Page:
• The Inland Empire multifamily market concluded a year of rapid improvement in 2021 with additional strengthening in the fourth quarter. Vacancy tightened and rents rose. The improving market fundamentals fueled accelerating investment activity and steep
    per-unit price appreciation.
  • Multifamily vacancies tightened in 2021 to around 3%

  • Asking rents reached a record high during the fourth quarter 2021 averaging $1,729/month which represents roughly an 18% year-over-year increase

  • The investment market strengthened throughout 2021 with cap rate compression fueled by investor demand.

2) Inland Empire Employment Numbers Continue to Grow

  • There is incredibly strong rent growth in the Inland Empire with more than 65,000 jobs added in 2021 representing an increase of over 4% from the prior year.

  • Many of the jobs added were in the trade, transportation and utilities sector. The IE continues to be one of the best-performing industrial hubs in the nation.

  • Employers are expected to expand payrolls by nearly 3% in the coming year, adding approximately 46,000 jobs.

3) New Multifamily Developments are on the Way

  • Close to 4,000 multifamily units were earmarked as ‘under construction’ at year end 2021 which was triple the amount at the same time in 2020.

  • Permitting spiked during the final quarter of 2021 as developers permits for more than 1,700 multifamily units in the final few months of 2021.

Legislation Rent Control

2021/2022 California Rent Legislation Review

A quick summary of some key California Legislation significant to the Real Estate industry.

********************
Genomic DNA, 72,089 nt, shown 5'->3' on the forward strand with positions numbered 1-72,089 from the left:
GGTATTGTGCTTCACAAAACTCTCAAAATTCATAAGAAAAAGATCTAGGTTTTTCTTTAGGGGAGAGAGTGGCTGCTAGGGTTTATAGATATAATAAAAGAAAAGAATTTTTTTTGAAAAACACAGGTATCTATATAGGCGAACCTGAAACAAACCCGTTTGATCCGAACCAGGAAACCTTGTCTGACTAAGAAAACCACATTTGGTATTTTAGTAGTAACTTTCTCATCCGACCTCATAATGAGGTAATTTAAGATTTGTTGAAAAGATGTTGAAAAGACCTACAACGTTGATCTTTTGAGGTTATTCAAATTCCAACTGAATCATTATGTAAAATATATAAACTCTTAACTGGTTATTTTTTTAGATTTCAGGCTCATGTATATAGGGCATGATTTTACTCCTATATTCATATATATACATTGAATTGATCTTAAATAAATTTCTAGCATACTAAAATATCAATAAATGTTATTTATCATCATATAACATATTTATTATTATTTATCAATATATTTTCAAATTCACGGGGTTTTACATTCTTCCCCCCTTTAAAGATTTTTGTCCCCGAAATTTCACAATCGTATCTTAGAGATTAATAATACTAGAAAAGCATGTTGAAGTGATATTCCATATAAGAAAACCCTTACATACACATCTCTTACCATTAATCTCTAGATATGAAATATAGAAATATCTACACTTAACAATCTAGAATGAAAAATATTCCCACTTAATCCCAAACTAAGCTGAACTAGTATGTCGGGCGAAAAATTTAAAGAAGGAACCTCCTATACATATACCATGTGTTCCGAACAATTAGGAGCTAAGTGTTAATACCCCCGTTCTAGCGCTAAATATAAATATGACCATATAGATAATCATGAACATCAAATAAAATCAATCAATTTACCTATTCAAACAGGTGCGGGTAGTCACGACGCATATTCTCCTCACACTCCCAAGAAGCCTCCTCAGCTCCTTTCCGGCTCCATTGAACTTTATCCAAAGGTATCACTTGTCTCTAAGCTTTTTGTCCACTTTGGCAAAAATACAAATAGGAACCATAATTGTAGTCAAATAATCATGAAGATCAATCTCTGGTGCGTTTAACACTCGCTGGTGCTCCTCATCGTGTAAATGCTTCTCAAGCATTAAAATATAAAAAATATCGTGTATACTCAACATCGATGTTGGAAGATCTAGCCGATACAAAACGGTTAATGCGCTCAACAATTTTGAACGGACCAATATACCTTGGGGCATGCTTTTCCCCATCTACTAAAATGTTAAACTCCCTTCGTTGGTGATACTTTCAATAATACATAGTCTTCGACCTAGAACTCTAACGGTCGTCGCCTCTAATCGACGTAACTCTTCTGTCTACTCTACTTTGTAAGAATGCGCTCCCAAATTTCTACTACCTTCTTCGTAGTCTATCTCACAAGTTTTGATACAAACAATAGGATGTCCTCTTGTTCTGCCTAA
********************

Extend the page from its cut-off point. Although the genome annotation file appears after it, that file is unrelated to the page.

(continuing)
Senate Bill 9

  • On September 16th, 2021, California Senate Bill No.9 (SB 9) was signed into law and will take effect Jan. 1, 2022. 
  • SB 9 could lead to up to four homes on parcels where currently only one exists. It would do so by allowing existing single-family homes to be converted into duplexes; it would also allow single-family parcels to be subdivided into two lots, while allowing for a new two-unit building to be constructed on the newly formed lot.
  • There are several exemptions to the ministerial approvals because the bill requires that a development or parcel to be subdivided must be located within an urbanized area or urban cluster and cannot be located on prime farmland, wetlands, high fire zone areas, or land within a 100-year floodplain or land in an historic district.

Senate Bill 10

  • SB 10 creates a voluntary process for local governments to access a streamlined zoning process for new multi-unit housing near transit or in urban infill areas, with up to 10 units per parcel.
  • The legislation simplifies the CEQA requirements for upzoning, giving local leaders another tool to voluntarily increase density and provide affordable rental opportunities to more Californians.

Senate Bill 219

  • This bill allows a county tax collector to cancel property tax delinquency penalties when failure to make the payment is due to a documented hardship arising from a shelter-in-place order, and if the principal amount of tax due is paid no later than June 30 of the fiscal year (FY) in which the payment first became delinquent.

Senate Bill 315

  • January 1, 2023 of Assembly Bill 139 (scheduled to be repealed January 1, 2021) which accomplishes the transfer of real property by means of a revocable transfer upon death deed (TOD).

Senate Bill 539

  • Late last year, California voters approved Proposition 19 to allow those who are age 55 or older, persons with disabilities, and victims of wildfires greater freedom to transfer their property tax basis and provide revenue for fire districts and local governments.
  • SB 539 provides necessary clarifications for the proper implementation of Proposition 19’s provisions. These clarifications will help ensure Proposition 19 is implemented consistently throughout California and provide certainty to qualifying homeowners and those with family farms.